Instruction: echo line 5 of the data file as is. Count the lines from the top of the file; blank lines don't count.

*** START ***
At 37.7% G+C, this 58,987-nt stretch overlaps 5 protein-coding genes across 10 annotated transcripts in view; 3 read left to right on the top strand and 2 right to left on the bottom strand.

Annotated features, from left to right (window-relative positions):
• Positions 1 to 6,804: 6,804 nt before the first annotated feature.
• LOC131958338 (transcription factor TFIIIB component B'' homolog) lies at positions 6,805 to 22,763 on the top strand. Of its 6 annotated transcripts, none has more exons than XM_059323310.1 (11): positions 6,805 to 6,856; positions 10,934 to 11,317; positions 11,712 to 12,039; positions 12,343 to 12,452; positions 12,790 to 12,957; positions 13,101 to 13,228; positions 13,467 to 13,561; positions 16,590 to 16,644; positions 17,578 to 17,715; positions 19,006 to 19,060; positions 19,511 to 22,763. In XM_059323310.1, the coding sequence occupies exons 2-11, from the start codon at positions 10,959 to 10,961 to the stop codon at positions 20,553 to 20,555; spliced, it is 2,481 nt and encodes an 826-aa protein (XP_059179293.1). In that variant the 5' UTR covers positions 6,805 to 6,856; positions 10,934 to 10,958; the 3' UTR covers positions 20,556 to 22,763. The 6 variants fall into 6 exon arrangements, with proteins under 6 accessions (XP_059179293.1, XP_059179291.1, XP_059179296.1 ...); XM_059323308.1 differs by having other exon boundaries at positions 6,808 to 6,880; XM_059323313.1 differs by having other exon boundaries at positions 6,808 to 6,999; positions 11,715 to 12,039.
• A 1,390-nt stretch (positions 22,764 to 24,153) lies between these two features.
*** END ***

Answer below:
• A 1,390-nt stretch (positions 22,764 to 24,153) lies between these two features.